Time filter

Source Type

Chalhoub N.,New York Medical College | Kamel H.,Section of Radiology | Ehlayel M.,Section of Allergy and Immunology | Ibrahim N.,National Research Center of Egypt | And 6 more authors.
Clinical Genetics | Year: 2015

We present a Qatari family with two children who displayed a characteristic phenotype of congenital marked pain insensitivity with hypohidrosis and progressive aseptic destruction of joints and vertebrae resembling that of hereditary sensory and autonomic neuropathies (HSANs). The patients, aged 10 and 14, remained of uncertain genetic diagnosis until whole genome sequencing was pursued. Genome sequencing identified a novel homozygous C65S mutation in the LIFR gene that is predicted to markedly destabilize and alter the structure of a particular domain and consequently to affect the functionality of the whole multi-domain LIFR protein. The C65S mutant LIFR showed altered glycosylation and an elevated expression level that might be attributed to a slow turnover of the mutant form. LIFR mutations have been reported in Stüve-Wiedemann syndrome (SWS), a severe autosomal recessive skeletal dysplasia often resulting in early death. Our patients share some clinical features of rare cases of SWS long-term survivors; however, they also phenocopy HSAN due to the marked pain insensitivity phenotype and progressive bone destruction. Screening for LIFR mutations might be warranted in genetically unresolved HSAN phenotypes. © 2015 John Wiley & Sons A/S.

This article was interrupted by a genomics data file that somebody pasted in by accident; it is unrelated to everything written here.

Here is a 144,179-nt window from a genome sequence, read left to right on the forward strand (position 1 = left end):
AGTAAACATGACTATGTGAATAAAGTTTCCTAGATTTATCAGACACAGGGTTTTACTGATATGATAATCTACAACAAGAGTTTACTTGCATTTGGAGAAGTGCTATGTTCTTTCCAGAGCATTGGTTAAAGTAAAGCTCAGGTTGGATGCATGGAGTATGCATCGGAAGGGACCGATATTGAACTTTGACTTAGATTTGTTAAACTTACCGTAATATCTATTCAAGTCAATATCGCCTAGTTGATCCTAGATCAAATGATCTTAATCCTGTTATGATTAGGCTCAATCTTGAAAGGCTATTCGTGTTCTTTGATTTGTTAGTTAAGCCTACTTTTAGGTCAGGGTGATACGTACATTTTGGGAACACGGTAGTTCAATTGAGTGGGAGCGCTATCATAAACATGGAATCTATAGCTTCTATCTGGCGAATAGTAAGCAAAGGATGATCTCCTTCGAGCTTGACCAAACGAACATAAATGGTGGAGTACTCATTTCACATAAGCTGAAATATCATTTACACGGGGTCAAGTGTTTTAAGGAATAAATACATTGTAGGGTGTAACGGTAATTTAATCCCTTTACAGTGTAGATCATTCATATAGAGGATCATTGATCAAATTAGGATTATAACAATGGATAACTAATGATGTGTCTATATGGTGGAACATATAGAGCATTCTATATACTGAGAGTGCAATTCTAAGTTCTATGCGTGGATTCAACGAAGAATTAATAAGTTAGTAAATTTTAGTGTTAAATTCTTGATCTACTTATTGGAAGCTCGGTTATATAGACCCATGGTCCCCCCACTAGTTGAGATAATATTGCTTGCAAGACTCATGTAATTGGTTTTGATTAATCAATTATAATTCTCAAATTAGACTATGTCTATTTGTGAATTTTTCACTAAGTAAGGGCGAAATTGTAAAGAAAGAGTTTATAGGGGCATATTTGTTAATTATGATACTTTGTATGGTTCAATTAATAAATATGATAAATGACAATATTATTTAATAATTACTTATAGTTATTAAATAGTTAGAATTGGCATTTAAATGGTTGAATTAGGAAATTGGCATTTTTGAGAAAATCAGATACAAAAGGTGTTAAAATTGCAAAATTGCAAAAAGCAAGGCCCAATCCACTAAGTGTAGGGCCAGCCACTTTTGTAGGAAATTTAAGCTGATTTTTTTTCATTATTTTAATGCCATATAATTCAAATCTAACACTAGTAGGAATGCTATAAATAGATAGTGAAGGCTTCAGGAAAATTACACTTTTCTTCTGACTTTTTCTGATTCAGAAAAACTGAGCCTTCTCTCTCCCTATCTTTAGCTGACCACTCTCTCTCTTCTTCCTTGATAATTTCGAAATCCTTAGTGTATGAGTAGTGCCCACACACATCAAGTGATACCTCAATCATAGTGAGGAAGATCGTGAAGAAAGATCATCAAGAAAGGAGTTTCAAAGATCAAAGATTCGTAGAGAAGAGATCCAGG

Apter A.J.,Section of Allergy and Immunology | Apter A.J.,University of Pennsylvania | Wan F.,University of Pennsylvania | Reisine S.,University of Connecticut Health Center | And 14 more authors.
Journal of Asthma | Year: 2013